UToledo School of Visual and Performing Arts

UT Film faculty member Holly Hey to present paper at Digital Arts Conference

Photo of Holly Hey, Associate Professor of Film at the University of Toledo

Holly Hey, Associate Professor of Film at the University of Toledo

UT associate professor of film, Holly Hey, has been selected to present her paper, “The Objective Machine and the Subjective Experience: Meshing Methodology and Ideology in Digital Non-Linear Editing,” at the 2012 International Digital Media and Arts Association Conference, “FastForward/2012” November 8-10, at the New World School of the Arts, in Miami, Florida.

For more information visit the conference website www.idmaa.org/idmaa2012/.

is Promotions Specialist, College of Arts and Letters, The University of Toledo
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One Response to “UT Film faculty member Holly Hey to present paper at Digital Arts Conference”

  1. Holly Hey Says:

    My paper presentation looks at an assignment in my Video I course (the abstract digital animation) that is designed to educate students to artfully construct moving images while teaching the objective skills necessary to effectively control a digital non-linear editing system. The common conflict in such student/teacher exchange is dry conversation about technology, antithetical to making art. Technical jargon often dominates the curriculum, limiting art historical investigation or appreciation. Students build cognition about the system and develop their intuition towards the system by mimicking and innumerably repeating commands. To deepen this impersonal conversation, I developed this assignment to use the objective exchange between the student and the computer to create a subjective experience, an experience that they generate all components of (image, sound, content, and meaning) from their own subjective perspectives.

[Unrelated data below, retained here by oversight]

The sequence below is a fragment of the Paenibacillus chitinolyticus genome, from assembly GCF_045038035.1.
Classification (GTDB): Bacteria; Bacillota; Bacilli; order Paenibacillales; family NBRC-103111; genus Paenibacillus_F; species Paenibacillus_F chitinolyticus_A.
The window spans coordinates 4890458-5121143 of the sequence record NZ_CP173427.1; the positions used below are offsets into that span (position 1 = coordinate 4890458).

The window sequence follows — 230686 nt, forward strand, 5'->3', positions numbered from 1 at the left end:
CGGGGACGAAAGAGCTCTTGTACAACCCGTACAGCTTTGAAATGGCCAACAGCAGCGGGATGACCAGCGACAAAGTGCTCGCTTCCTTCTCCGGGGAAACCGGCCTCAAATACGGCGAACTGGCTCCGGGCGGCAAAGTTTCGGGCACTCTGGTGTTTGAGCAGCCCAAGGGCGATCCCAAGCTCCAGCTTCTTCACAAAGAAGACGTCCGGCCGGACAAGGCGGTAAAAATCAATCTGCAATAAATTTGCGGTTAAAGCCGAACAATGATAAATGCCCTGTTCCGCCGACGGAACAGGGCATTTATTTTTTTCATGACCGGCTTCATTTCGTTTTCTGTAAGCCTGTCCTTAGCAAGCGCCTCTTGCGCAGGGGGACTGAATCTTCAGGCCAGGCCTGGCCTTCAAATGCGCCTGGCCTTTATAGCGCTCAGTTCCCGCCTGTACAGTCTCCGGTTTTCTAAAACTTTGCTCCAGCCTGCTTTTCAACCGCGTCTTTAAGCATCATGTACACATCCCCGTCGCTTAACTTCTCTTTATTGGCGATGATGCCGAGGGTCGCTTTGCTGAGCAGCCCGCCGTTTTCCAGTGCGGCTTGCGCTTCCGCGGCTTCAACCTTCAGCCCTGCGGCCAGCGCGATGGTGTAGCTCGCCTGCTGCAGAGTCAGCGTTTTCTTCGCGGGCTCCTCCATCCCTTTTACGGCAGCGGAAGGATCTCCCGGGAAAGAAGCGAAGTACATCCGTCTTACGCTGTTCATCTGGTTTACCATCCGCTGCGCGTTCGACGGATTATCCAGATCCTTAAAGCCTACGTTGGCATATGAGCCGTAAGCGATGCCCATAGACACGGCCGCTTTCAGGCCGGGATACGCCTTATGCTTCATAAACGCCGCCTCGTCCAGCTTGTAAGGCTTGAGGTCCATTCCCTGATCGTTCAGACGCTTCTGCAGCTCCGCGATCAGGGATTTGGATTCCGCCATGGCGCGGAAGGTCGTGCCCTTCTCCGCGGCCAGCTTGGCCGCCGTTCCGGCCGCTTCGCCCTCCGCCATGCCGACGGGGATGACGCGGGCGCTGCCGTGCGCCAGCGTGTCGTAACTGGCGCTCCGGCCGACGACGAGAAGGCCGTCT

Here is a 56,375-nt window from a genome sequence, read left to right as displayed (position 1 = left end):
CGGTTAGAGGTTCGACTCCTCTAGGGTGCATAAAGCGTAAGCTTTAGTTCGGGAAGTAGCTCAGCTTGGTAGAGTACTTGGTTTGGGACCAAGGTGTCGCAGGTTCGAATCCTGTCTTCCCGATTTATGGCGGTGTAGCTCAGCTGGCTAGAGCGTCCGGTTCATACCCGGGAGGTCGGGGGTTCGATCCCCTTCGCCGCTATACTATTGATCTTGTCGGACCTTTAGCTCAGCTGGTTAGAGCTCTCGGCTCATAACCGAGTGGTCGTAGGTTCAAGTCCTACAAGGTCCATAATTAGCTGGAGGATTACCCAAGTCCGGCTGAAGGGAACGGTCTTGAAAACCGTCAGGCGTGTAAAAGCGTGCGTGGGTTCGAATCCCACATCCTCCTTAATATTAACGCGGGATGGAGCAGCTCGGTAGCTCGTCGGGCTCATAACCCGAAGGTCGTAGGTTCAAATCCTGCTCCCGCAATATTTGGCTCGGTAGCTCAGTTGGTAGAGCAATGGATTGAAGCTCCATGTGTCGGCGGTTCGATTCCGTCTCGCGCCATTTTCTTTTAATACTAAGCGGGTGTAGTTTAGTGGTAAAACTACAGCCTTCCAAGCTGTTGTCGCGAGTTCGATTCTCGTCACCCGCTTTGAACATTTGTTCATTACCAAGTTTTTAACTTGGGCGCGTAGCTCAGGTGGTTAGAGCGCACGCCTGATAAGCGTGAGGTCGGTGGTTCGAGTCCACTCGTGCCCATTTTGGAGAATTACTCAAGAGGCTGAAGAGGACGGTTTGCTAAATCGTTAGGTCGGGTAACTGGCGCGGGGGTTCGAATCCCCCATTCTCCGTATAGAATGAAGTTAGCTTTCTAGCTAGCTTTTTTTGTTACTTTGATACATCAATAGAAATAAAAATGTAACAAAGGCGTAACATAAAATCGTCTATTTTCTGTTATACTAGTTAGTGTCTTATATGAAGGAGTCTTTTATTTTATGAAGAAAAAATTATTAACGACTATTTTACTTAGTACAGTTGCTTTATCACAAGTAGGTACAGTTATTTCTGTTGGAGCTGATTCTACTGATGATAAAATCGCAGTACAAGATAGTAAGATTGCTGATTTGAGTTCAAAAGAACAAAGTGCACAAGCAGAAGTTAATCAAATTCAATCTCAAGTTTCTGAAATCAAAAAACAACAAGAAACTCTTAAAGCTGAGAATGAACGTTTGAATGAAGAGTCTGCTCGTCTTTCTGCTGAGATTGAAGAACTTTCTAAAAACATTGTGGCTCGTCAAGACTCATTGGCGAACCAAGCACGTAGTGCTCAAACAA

The assignment’s intense commitment to process demands an individual work ethic applicable to success in any field. It trains students to be aesthetically informed and broadly versed editors. It also reduces the time needed in live action filmmaking classes for post-production assignment work, therefore leaving much more class time to teach acquisition theory and practice. Most importantly, this assignment pushes students out of their comfort zones and awakens undeveloped areas of their minds and in some cases, their souls.

    “iDMAa is an organization dedicated to serving educators, practitioners, scholars, and organizations with interests in digital media and art, by forging interdisciplinary partnerships to create opportunities and stimulate explosions of creativity.” I attended last year’s conference in GA. and was inspired by the range of intellectual inquiry. I’m very excited to be an active participant in this year’s conference and will also be taking a Student Showcase from UT’s College of Visual and Performing Arts along with me.

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